My dear Father
I will send a letter with Mary’s. The Observer has come to hand regularly lately and I much enjoy reading it; it takes as sane a view of things I think as most papers. The official Liberal press tends to say almost nothing can possibly go wrong, while I have no admiration for Northcliffe’s methods and am afraid The Times hasn’t enhanced its reputation in this war even although it does manage to shield itself behind the Press Bureau when it makes obvious mistakes.
Christmas passed quietly here, we made up a party of ten for lunch at the hospital and stayed on there till evening so Mary got a rest from housework. It was frosty and bright on 24th and 25th but now we have heavy cold rain. The prospect of our being able to close down this hospital gets nearer but our movements are not yet known: I’m glad enough not to be under canvas just now, and gather that at other base towns the hospitals are not hard pressed with work just at present.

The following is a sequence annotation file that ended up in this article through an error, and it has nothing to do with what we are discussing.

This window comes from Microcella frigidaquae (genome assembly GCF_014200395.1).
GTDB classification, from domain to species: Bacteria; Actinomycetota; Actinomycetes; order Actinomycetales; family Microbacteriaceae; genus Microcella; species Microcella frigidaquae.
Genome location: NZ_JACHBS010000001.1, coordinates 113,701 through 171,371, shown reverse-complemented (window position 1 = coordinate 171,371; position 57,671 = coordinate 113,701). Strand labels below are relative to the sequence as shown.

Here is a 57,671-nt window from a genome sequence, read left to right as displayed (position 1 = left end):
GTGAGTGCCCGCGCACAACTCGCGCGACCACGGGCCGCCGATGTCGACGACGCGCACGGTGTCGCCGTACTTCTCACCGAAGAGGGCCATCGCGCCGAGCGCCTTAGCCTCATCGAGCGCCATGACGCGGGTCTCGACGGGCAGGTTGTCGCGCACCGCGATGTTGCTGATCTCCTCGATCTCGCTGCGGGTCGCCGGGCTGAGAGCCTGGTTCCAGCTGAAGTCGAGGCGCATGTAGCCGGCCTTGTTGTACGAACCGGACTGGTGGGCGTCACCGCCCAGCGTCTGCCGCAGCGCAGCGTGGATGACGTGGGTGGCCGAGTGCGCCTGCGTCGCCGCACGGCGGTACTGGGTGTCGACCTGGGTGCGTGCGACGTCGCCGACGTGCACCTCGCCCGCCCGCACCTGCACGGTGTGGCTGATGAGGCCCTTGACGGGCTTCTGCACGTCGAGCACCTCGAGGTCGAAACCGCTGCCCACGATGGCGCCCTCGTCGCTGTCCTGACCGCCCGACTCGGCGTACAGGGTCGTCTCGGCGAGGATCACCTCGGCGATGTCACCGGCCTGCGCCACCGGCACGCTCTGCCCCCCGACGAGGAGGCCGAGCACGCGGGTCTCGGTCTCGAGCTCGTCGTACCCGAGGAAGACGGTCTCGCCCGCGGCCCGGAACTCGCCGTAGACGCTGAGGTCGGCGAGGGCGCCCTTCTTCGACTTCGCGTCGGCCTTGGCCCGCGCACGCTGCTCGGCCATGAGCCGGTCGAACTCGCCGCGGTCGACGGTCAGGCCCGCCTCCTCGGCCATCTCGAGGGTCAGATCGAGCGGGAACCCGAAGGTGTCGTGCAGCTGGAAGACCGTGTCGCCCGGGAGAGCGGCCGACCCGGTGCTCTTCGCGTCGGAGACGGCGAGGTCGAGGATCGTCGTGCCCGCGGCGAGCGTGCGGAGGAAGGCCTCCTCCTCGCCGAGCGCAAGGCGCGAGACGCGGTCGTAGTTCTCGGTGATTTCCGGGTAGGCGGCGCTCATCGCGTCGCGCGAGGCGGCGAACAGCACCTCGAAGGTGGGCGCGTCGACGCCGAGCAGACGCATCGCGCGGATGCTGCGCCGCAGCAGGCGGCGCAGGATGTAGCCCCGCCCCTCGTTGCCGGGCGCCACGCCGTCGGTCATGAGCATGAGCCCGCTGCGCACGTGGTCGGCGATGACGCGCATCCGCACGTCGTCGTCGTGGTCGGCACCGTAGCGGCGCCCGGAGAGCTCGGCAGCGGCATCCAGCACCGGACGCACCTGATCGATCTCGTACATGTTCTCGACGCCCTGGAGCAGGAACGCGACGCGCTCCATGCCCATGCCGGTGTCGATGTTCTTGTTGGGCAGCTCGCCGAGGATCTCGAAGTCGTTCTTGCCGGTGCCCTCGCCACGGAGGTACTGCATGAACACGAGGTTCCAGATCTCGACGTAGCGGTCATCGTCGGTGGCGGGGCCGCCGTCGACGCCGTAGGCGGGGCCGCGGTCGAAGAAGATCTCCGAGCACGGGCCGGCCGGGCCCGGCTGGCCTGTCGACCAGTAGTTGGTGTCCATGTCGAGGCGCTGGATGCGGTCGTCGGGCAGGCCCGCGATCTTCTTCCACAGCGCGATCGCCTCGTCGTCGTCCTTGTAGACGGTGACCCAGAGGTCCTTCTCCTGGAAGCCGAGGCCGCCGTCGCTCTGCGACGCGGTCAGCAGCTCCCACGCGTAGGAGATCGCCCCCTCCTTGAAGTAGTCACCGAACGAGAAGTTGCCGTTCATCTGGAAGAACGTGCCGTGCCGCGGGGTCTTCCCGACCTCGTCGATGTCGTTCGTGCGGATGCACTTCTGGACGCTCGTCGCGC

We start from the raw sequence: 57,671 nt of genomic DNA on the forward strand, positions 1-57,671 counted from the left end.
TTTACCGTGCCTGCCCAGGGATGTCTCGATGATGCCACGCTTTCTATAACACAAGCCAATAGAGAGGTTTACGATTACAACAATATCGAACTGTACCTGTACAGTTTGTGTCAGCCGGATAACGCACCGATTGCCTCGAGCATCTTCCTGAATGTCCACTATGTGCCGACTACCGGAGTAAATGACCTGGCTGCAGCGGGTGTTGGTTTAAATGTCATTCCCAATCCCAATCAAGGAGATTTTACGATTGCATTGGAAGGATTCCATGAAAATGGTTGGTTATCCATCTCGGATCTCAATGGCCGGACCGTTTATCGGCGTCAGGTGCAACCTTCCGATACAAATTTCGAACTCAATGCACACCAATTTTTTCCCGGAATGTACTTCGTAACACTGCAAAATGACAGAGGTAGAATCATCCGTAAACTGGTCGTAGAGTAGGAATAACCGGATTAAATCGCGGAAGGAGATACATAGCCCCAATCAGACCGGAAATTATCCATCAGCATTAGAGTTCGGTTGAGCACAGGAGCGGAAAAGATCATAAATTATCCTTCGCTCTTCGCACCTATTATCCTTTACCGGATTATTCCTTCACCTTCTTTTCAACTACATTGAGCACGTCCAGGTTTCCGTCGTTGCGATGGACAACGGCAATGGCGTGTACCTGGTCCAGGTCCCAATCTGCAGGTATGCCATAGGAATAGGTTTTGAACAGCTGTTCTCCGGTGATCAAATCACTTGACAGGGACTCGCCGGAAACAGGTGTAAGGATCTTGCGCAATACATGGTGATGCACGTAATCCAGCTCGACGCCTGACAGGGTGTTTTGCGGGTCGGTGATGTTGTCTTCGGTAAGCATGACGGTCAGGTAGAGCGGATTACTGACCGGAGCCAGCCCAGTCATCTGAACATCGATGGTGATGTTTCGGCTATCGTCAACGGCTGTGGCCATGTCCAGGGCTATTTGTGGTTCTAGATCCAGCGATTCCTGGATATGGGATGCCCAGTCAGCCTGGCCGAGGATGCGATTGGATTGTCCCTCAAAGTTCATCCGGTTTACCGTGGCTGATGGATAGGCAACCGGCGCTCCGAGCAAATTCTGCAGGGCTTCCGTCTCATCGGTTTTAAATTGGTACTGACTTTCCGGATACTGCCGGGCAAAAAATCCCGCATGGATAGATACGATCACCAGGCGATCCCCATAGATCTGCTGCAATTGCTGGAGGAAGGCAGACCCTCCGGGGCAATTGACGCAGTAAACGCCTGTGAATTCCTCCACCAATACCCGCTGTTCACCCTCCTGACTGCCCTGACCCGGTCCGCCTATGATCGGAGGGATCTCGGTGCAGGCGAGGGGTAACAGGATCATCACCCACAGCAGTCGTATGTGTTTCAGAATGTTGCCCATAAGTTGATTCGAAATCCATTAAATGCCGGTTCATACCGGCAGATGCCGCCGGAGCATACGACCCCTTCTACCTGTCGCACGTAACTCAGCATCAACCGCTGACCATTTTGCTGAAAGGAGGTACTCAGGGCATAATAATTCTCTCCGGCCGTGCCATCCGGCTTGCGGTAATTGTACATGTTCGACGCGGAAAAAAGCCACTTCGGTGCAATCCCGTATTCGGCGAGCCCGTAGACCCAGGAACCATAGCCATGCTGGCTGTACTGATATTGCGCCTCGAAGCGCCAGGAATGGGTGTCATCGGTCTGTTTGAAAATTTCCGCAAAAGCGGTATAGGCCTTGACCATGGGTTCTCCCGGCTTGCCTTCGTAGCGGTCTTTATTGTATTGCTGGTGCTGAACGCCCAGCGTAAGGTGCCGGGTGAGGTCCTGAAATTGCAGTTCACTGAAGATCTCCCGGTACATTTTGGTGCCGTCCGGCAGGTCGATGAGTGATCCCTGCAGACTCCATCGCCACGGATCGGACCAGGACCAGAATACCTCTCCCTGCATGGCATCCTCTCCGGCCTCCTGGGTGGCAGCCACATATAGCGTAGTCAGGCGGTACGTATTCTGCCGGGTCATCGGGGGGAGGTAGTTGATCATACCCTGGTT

I was delighted to get a letter from Cyril and hear of his work and impressions. He’d have made a very keen artillery officer I should think.
You asked me in a previous letter about a Birmingham consultant for heart cases. I know of no one especially eminent but think Dr Russell is about the best consultant in Birmingham. He’s an FRCP I think, can’t give his address, but he’s on the staff of the General.
We’ve been well treated lately with letters from everyone; here there isn’t much to write about just now although I’ve plenty of time for writing.
The problem of equipment seems to be the most urgent one at home at the present moment, but with new machinery one hopes the factories are daily increasing their rate of output.
We shall like to hear of Xmas at home, we didn’t forget to drink to “absent friends”.
With love to all.
Your affectionate son
Very many thanks for the book which is very finely produced and forms interesting reading.